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overview


systems and electrified powertrains, but there’s also the growth of automated driving assistance systems, or ADAS. A major luxury carmaker with a plant in the United States has a single vehicle model with over 400 trillion buildable combinations, according to Adrian Jennings, vice president of RTLS technology for Ubisense (Denver; London), a speaker on the panel. Another complexity is product timing. The basic vehicle platform can easily last 15 years or more—a car with 200,000 miles on it is no longer a rarity. Yet consumers familiar with other complex products, like cell phones and laptops, are used to ever-shorter product lifecycles and upgrades. New companies in the field are also changing perceptions. “It is common to hear today of Tesla owners saying they are getting a software upgrade overnight,” said Curtis Wilson, vice president of engineering and research for Omron Delta Tau Data systems, another panel member. In the near future it won’t just be software. “There may come an expectation in the very near future where someone may purchase a car with two rows [of seats] and then demand a third row when they have a child, rather than purchase a new car,” he said. Physically changing the configuration of an existing car will be no simple task. It will be impossible if the industry sticks with its current manufacturing model, according to the consensus of the panel. What is needed is “a factory of the future.” What could that be?


From Fixed to Configurable Production Lines “The factory of the future is any factory that breaks the paradigm of the fixed workspace,” Jennings said. The almost universal model of the fixed-workstation, moving production line is over a hundred years old, pioneered by Henry Ford, he said. “These fixed lines exist within a fixed space marked as ‘The Factory.’ With production moving at a set pace in a straight line, there is only so much you can do that is different [to improve it],” he said. Accommodating an expanded palate of choices will require new, possibly, radical thinking. Conveyance is the key, according to Jennings. “You have to break the paradigm of the single line of conveyance, where a car being built enters on one end and does not get off until you get to the other end,” he said. How? While there are any number of ways that could happen, one example is with a production line built around automated guided vehicles, or AGVs.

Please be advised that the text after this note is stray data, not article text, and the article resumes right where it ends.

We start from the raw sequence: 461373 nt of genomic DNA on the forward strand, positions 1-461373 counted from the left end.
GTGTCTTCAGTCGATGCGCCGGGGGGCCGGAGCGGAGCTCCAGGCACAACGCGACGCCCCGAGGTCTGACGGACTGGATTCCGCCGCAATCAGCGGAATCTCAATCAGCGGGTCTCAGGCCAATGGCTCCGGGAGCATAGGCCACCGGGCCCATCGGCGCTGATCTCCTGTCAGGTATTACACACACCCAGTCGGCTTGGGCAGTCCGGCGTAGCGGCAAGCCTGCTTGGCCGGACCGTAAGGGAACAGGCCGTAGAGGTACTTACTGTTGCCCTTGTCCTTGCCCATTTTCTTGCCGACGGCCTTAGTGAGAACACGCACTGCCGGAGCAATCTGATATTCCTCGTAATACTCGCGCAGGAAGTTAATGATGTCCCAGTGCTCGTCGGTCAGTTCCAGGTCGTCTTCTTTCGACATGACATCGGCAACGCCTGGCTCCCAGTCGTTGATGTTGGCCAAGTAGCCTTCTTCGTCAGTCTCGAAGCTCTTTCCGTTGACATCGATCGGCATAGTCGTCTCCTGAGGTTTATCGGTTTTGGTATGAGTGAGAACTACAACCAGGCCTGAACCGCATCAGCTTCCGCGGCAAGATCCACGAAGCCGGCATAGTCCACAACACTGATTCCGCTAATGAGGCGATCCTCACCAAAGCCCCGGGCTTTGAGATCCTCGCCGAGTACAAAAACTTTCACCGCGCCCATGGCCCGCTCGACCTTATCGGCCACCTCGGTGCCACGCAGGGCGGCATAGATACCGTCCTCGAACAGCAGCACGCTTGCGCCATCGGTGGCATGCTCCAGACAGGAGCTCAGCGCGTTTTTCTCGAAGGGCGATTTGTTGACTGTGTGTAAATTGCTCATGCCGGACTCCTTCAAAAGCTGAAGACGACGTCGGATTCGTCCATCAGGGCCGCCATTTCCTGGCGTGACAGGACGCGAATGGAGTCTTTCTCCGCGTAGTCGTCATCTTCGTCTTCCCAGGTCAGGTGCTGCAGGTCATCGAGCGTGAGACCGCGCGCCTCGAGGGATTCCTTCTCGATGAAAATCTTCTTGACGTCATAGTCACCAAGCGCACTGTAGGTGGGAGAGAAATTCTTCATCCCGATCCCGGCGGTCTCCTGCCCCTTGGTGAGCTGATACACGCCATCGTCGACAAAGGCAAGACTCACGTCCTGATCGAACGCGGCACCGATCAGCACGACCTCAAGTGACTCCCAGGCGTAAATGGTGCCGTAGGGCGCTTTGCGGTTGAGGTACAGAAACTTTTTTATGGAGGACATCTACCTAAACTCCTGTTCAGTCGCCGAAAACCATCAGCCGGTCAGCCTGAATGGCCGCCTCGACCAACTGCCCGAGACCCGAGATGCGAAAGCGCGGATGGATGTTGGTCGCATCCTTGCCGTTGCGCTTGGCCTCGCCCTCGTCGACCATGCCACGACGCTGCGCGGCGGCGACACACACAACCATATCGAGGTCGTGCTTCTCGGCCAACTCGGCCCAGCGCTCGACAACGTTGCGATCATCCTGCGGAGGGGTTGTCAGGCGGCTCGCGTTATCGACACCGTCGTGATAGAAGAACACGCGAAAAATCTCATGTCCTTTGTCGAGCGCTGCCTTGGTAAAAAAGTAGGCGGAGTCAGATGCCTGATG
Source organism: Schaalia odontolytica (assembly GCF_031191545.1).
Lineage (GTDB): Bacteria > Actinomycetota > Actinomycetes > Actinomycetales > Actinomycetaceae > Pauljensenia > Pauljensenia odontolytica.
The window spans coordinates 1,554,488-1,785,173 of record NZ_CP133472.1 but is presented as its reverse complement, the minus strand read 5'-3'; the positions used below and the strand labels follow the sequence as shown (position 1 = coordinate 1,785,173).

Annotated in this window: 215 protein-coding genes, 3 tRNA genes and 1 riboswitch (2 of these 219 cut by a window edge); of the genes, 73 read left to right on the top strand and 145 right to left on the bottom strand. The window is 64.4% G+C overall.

AGVs, programmed to run autonomously, are the opposite of a single line processing at a fixed rate. Outfitted with some of the same ADAS technology that enables self-driving cars, they need not be confined to a fixed space or fixed routes. “They can be programmed in real time,” he said. With some innate on-board intelligence, including what version of the car is being built—three rows or two, hatchback or sedan—the self-driving AGV could guide itself to the correct station to build the right car.


“AGVs can also go in straight lines at a constant speed—which means they can be integrated into current assembly processes [at low risk],” said Jennings. This kind of line, reconfigurable on the fly and able to accommodate the familiar past as well as the future, could also accommodate product upgrades. “A car needing an upgrade to a third row seat would simply skip the other stations and go directly to the one that it needs,” Jennings said. “We should also think about changing the structure of


robots themselves,” said Ana Djuric, a professor at Wayne State University (Detroit) and a member of the panel. “The one-armed, six-degrees-of-freedom robot is very rigid. We can easily advance into [a factory] with distributed commu- nications, with modular, reconfigurable machines, AGVs, and even drones,” she said.


Information, Culture and Tribes


While self-guiding, autonomous technology is exciting to talk about, it will require a higher level of integration. That is where the existing culture could be a barrier, according to Jennings. “Within a plant there are these very strict stovepipe


organizations, such as between controls and IT,” he said. The controls engineers work in the world of machine controllers, PLCs, and Ethernet IP dedicated to creating products. Information technology, or IT, deals with product lifecycle management tools, and networking with corporate- wide systems. “There are knowledge gaps in these groups that create barriers in communication,” Djuric said. These different worlds—different tribes—have grown up in semi-isolation and getting them to talk to each other will be important. “To me, the hardest thing is going to be the [information] glue that is going to put all of these things together,” said


18 — Motorized Vehicle Manufacturing 2017


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